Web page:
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Benzyl butyl phthalate exposure impairs learning and memory and attenuates neurotransmission and CREB phosphorylation in mice
〖 2014-06-14 | 点击 2392 〗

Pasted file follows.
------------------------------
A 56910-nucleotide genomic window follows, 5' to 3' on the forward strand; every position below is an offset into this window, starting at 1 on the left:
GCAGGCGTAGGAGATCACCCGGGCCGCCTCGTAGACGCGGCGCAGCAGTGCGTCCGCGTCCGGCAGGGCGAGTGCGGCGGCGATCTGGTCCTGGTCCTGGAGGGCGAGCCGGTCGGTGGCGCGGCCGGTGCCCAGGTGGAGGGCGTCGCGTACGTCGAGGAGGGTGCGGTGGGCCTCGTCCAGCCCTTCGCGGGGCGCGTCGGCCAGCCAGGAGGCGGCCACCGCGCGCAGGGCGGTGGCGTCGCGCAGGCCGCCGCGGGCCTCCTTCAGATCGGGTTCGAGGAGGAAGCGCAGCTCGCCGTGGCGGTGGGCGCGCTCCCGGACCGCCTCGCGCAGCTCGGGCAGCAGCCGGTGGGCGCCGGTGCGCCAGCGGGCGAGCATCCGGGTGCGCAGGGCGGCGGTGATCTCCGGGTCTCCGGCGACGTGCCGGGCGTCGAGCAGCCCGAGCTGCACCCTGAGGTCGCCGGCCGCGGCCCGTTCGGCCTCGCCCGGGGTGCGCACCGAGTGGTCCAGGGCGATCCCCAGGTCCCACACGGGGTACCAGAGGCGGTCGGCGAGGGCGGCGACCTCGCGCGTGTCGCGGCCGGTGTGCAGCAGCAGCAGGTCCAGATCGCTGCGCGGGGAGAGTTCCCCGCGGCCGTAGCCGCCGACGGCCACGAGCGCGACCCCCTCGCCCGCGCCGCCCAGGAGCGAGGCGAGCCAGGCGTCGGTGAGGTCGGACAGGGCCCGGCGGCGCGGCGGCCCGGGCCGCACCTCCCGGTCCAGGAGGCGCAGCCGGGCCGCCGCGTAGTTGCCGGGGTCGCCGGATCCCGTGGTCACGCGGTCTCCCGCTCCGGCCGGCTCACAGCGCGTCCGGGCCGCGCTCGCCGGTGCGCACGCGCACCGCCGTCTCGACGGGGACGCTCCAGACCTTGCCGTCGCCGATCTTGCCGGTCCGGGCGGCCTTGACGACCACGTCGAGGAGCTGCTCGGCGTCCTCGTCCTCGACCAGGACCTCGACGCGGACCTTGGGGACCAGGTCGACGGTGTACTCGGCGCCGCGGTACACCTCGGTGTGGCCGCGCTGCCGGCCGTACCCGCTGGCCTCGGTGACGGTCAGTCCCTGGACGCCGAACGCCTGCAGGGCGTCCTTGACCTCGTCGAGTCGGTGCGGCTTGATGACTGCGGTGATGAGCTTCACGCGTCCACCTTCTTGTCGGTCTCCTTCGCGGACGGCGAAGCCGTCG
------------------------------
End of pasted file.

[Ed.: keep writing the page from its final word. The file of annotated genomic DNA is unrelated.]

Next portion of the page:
The existing data are insufficient to evaluate the neurotoxicity of benzyl butyl phthalate (BBP) exposure on the brain, and the underlying mechanisms to explain these effects remain unclear. Kun Ming (KM) mice were exposed to BBP (0, 50, 250, 1250 mg/kg) via gavage for 14 days. Employing the Morris water maze (MWM) test, we observed that mice demonstrated poorer learning and memory performance than the control group at doses of 250 and 1250 mg/kg/day. Reduction of locomotor activity in mice and depression were indicated by a long ‘‘dead time’’ in the Forced Swim Test and tail suspension test. Pathological alterations and oxidative damage to the hippocampus were found. To study the molecular mechanisms underlying BBP toxicity, the neurotransmitter serotonin (5-hydroxytryptamine, 5-HT) and pCREB were tested. The modified levels of 5-HT in the hippocampus and the decreased levels of CREB phosphorylation after BBP exposure suggested a potential mechanism underlying BBP toxicity. We hypothesize that BBP exposure causes a decrease in the number of neurotransmitters, which in turn down regulates the levels of CREB phosphorylation by the cAMP/protein kinase A (PKA)-mediated signaling. The results are an attenuation of the effects of CREB downstream, oxidative damage and impaired behavioral performance.

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